It’s that time of year! As much as you hate to do it, spring cleaning is absolutely necessary. Last weekend, I went through my entire closet and got rid of a few items to make room for the new. This clean out included mini skirts and girly dresses from Forever 21 I used to wear in college – I couldn’t pull them off now if my life depended on it. I’ve realized now the significance of the name “Forever 21”. Whatever, I still shop there.

Anyway, what’s even better than de-cluttering your closet is that you can make MONEY selling your old stuff. Here are 3 ways you can make this happen.

1. eBay: I always have items listed in my eBay shop, and I’ve made a couple thousand bucks selling my old stuff within the past year or two. I know it can be intimidating, but all you have to do is setup an eBay and PayPal account, and you’re good to go. They make shipping things really easy, allowing you to print shipping labels directly through eBay.

Fees: there are 2 types of fees, insertion fees & final value fees. You can list up to 50 items a month for free, beyond that you’ll pay an insertion fee per item. Final value fees are charged when you sell an item and are usually around 10% of the total sale value. More info on fees HERE.

Tips & Tricks:

Take photos in good lighting (natural is best) and display any imperfections for items you’re selling so people know what they’re buying. Buyers and sellers rate each other after each transaction, and poor ratings will hurt your chances of selling/buying in the future.

If you don’t know how to price an item, do an eBay search for what you’re selling and filter for items that have already sold. You can also find the market price for popular items on pricegeek.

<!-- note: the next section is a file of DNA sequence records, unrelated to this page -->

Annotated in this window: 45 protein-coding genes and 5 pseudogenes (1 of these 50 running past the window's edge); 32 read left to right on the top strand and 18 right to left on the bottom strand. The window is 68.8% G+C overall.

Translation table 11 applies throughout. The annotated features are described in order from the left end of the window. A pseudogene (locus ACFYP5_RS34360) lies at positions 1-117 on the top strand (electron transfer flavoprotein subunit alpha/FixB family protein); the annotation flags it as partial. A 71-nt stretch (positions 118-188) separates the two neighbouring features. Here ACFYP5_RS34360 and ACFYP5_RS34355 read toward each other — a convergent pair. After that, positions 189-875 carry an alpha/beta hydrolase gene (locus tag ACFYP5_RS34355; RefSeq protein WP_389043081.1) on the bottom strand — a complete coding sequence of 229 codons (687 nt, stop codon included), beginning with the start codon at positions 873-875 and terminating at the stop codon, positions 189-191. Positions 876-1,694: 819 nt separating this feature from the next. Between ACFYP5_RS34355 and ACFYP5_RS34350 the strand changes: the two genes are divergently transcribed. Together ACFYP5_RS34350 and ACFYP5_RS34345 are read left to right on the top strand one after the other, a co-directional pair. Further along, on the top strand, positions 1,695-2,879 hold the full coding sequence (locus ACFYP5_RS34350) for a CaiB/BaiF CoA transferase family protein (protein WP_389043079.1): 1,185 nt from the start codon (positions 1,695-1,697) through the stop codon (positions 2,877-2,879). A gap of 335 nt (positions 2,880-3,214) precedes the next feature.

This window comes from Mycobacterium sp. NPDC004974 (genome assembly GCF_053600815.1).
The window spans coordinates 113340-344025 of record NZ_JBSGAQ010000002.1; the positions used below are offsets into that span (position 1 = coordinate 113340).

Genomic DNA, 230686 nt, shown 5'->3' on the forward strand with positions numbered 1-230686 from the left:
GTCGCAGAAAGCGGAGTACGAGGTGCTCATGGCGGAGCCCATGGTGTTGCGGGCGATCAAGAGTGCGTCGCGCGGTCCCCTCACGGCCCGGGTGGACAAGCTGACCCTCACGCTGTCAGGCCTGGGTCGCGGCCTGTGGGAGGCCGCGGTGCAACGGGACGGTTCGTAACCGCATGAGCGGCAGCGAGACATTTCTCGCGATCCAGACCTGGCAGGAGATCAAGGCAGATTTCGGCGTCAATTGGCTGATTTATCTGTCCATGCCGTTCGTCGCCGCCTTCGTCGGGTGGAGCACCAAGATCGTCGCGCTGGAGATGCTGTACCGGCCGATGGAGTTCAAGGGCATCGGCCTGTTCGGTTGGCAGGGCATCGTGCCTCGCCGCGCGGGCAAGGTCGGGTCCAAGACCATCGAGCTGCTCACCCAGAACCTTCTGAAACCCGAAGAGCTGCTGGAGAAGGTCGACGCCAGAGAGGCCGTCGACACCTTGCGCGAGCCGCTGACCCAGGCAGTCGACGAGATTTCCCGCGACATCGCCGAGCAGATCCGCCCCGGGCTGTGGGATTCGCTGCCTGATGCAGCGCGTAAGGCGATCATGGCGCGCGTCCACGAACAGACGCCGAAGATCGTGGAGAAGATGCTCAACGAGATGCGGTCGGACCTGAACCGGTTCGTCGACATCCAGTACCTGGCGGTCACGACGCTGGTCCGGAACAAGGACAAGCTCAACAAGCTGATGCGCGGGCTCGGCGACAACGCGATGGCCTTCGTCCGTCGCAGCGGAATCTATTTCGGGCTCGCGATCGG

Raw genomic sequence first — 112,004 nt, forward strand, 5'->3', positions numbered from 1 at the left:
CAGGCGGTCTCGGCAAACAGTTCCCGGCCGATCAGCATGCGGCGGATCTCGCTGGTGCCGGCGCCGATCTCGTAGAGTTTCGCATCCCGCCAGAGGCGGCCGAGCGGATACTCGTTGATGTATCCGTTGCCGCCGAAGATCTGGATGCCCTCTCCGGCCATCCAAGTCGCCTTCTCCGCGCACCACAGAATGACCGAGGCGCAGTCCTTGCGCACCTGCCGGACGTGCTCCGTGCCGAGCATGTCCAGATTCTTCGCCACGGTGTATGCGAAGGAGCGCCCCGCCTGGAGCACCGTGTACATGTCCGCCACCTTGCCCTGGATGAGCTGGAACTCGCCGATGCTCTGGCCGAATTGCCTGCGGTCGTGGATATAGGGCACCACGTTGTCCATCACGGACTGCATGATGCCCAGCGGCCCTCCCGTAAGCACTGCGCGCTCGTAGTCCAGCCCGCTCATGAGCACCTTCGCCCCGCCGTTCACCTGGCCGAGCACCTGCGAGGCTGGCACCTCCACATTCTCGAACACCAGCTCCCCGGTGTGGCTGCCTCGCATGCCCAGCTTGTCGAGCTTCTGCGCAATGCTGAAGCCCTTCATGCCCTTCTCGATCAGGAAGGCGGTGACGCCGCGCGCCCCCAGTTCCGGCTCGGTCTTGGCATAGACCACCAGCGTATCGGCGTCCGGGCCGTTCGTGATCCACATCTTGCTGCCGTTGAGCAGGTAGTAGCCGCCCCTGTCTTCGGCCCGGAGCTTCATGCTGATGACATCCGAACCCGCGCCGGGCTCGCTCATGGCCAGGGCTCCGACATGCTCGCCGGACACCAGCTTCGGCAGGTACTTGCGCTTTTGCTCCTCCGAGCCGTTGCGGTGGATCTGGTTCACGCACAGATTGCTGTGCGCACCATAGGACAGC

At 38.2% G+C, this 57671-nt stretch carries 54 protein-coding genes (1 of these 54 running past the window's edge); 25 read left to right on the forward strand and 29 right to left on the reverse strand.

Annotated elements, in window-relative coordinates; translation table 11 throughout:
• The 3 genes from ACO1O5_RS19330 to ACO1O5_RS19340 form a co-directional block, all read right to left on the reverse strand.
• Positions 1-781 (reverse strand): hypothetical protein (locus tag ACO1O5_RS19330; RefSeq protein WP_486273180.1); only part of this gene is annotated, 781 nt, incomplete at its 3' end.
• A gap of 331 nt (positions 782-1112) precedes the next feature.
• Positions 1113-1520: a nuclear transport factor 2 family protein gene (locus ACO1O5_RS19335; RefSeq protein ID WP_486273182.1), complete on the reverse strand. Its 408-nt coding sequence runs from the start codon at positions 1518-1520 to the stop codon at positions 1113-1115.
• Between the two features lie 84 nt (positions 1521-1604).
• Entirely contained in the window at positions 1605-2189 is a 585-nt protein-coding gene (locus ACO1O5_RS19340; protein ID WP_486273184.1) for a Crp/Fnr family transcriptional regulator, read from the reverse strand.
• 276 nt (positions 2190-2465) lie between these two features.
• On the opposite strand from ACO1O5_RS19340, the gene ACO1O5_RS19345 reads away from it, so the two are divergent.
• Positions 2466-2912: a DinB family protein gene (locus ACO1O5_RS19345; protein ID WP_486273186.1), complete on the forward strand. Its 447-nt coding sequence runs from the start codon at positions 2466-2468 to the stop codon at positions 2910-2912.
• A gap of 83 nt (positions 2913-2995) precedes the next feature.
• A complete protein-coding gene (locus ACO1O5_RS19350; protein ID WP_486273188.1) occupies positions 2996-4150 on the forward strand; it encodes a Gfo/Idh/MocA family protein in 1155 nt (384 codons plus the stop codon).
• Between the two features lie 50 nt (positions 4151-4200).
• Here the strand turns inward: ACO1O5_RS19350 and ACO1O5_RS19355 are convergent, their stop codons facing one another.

2. Threadflip: If you’re lazy and don’t want to deal with taking photos & listing your items, Threadflip is the way to go. They offer a full-service feature that allows you to mail in all of your unwanted items via a prepaid box, and they take it from there. Super easy process! Any items they don’t accept will either be returned to you or donated to Goodwill.

Fees: fees range from 20-70% of sale price. More info on fees HERE.

Tips & Tricks:

Threadflip does not accept items from Sears, JCPenney, WalMart, Costco, Kmart, Old Navy, or Target (unless it’s from a designer colab).

All items need to be clean, undamaged and less than 5 years old (excluding vintage).

3. Consignment Shops: I’ve also sold items at consignment shops such as Second Time Around. The catch here is that they tend to be super picky about the items they take, and the commission is high (typically 50-60% of sale price). However, if you have a shop like this in your neighborhood and don’t want to deal with the hassle of selling online, it’s worth a shot.

Hope these tips were helpful!




Photo source: DeviantArt